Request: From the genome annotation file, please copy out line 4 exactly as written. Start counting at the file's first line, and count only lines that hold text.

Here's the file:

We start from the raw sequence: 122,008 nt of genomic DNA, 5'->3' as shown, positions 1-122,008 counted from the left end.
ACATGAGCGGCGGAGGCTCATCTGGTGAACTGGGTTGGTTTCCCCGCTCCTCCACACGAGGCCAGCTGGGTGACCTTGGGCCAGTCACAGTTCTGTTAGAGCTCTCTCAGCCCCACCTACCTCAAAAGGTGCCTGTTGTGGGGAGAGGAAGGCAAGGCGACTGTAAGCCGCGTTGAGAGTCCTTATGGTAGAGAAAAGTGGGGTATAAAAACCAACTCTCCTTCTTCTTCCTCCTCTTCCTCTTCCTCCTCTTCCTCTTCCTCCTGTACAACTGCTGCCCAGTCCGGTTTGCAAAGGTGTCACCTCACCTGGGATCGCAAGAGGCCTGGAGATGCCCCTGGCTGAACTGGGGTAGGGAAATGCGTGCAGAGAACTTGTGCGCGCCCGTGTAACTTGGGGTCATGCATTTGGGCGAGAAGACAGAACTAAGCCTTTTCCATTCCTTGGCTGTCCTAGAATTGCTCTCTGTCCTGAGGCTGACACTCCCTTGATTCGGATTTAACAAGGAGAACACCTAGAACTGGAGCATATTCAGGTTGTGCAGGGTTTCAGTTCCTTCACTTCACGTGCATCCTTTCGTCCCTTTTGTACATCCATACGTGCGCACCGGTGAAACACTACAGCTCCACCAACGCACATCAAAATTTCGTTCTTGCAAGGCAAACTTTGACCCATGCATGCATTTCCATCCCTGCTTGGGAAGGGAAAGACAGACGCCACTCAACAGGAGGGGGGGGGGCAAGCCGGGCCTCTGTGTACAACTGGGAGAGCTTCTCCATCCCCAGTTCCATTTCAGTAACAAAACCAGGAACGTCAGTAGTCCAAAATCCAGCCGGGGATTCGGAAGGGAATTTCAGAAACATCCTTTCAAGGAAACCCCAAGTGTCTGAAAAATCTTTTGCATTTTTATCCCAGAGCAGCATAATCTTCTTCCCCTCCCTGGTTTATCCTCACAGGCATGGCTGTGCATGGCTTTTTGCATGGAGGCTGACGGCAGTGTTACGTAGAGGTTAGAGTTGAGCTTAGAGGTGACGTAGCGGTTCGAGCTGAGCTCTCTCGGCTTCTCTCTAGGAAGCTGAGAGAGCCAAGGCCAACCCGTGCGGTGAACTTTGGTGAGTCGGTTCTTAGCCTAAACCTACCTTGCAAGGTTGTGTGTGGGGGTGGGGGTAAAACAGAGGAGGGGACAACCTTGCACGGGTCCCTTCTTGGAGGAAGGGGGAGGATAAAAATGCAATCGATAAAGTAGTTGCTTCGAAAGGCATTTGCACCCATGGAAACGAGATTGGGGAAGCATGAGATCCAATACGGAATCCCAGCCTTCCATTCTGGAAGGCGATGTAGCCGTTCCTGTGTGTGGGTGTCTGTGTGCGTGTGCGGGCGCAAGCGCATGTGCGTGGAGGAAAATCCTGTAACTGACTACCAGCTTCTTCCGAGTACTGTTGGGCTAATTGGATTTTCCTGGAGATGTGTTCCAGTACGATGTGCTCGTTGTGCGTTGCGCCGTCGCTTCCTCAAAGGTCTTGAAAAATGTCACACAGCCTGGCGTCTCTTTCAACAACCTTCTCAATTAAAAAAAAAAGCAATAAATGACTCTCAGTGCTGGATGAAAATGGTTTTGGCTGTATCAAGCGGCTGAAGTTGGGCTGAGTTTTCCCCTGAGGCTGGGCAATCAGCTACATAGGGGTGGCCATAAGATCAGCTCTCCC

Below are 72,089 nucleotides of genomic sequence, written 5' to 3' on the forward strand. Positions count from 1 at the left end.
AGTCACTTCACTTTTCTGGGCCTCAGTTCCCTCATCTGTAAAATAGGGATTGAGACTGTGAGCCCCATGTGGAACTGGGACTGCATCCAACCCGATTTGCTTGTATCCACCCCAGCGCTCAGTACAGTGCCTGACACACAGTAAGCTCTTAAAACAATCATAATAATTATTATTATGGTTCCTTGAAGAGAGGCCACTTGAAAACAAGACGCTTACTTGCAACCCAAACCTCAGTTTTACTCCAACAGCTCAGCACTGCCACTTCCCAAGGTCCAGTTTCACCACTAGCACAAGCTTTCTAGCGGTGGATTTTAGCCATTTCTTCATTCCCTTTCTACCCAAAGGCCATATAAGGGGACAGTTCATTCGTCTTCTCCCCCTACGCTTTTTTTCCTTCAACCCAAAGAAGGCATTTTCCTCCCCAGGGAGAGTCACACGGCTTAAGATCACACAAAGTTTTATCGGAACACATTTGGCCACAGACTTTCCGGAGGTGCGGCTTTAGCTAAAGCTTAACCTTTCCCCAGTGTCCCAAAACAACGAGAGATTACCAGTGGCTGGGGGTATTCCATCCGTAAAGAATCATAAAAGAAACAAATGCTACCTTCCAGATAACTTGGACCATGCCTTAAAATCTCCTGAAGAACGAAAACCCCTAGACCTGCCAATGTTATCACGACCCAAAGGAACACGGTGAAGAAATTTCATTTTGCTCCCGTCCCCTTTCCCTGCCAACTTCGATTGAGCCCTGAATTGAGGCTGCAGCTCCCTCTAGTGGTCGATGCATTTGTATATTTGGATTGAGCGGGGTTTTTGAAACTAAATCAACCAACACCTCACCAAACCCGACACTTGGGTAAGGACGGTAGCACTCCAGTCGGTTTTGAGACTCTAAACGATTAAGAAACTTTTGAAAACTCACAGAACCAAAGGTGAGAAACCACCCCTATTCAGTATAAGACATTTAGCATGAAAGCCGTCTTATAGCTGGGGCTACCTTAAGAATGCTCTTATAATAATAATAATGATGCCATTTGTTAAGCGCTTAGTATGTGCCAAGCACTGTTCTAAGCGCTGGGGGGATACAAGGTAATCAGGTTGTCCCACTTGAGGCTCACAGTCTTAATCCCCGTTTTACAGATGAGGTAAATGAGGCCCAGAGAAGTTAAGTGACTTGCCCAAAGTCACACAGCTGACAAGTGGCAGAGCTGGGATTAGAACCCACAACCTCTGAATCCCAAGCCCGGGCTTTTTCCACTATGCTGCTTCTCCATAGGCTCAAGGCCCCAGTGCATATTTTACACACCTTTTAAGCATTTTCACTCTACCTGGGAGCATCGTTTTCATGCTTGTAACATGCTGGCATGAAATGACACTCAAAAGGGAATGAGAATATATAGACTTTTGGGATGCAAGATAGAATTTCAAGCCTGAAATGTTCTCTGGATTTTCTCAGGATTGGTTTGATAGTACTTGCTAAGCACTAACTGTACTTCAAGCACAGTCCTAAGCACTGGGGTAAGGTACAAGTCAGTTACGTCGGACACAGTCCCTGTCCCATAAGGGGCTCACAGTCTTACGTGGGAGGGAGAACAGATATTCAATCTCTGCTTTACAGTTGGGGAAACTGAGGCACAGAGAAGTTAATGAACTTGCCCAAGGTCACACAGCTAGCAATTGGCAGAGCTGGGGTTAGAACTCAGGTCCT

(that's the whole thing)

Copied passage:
AGTCACTTCACTTTTCTGGGCCTCAGTTCCCTCATCTGTAAAATAGGGATTGAGACTGTGAGCCCCATGTGGAACTGGGACTGCATCCAACCCGATTTGCTTGTATCCACCCCAGCGCTCAGTACAGTGCCTGACACACAGTAAGCTCTTAAAACAATCATAATAATTATTATTATGGTTCCTTGAAGAGAGGCCACTTGAAAACAAGACGCTTACTTGCAACCCAAACCTCAGTTTTACTCCAACAGCTCAGCACTGCCACTTCCCAAGGTCCAGTTTCACCACTAGCACAAGCTTTCTAGCGGTGGATTTTAGCCATTTCTTCATTCCCTTTCTACCCAAAGGCCATATAAGGGGACAGTTCATTCGTCTTCTCCCCCTACGCTTTTTTTCCTTCAACCCAAAGAAGGCATTTTCCTCCCCAGGGAGAGTCACACGGCTTAAGATCACACAAAGTTTTATCGGAACACATTTGGCCACAGACTTTCCGGAGGTGCGGCTTTAGCTAAAGCTTAACCTTTCCCCAGTGTCCCAAAACAACGAGAGATTACCAGTGGCTGGGGGTATTCCATCCGTAAAGAATCATAAAAGAAACAAATGCTACCTTCCAGATAACTTGGACCATGCCTTAAAATCTCCTGAAGAACGAAAACCCCTAGACCTGCCAATGTTATCACGACCCAAAGGAACACGGTGAAGAAATTTCATTTTGCTCCCGTCCCCTTTCCCTGCCAACTTCGATTGAGCCCTGAATTGAGGCTGCAGCTCCCTCTAGTGGTCGATGCATTTGTATATTTGGATTGAGCGGGGTTTTTGAAACTAAATCAACCAACACCTCACCAAACCCGACACTTGGGTAAGGACGGTAGCACTCCAGTCGGTTTTGAGACTCTAAACGATTAAGAAACTTTTGAAAACTCACAGAACCAAAGGTGAGAAACCACCCCTATTCAGTATAAGACATTTAGCATGAAAGCCGTCTTATAGCTGGGGCTACCTTAAGAATGCTCTTATAATAATAATAATGATGCCATTTGTTAAGCGCTTAGTATGTGCCAAGCACTGTTCTAAGCGCTGGGGGGATACAAGGTAATCAGGTTGTCCCACTTGAGGCTCACAGTCTTAATCCCCGTTTTACAGATGAGGTAAATGAGGCCCAGAGAAGTTAAGTGACTTGCCCAAAGTCACACAGCTGACAAGTGGCAGAGCTGGGATTAGAACCCACAACCTCTGAATCCCAAGCCCGGGCTTTTTCCACTATGCTGCTTCTCCATAGGCTCAAGGCCCCAGTGCATATTTTACACACCTTTTAAGCATTTTCACTCTACCTGGGAGCATCGTTTTCATGCTTGTAACATGCTGGCATGAAATGACACTCAAAAGGGAATGAGAATATATAGACTTTTGGGATGCAAGATAGAATTTCAAGCCTGAAATGTTCTCTGGATTTTCTCAGGATTGGTTTGATAGTACTTGCTAAGCACTAACTGTACTTCAAGCACAGTCCTAAGCACTGGGGTAAGGTACAAGTCAGTTACGTCGGACACAGTCCCTGTCCCATAAGGGGCTCACAGTCTTACGTGGGAGGGAGAACAGATATTCAATCTCTGCTTTACAGTTGGGGAAACTGAGGCACAGAGAAGTTAATGAACTTGCCCAAGGTCACACAGCTAGCAATTGGCAGAGCTGGGGTTAGAACTCAGGTCCT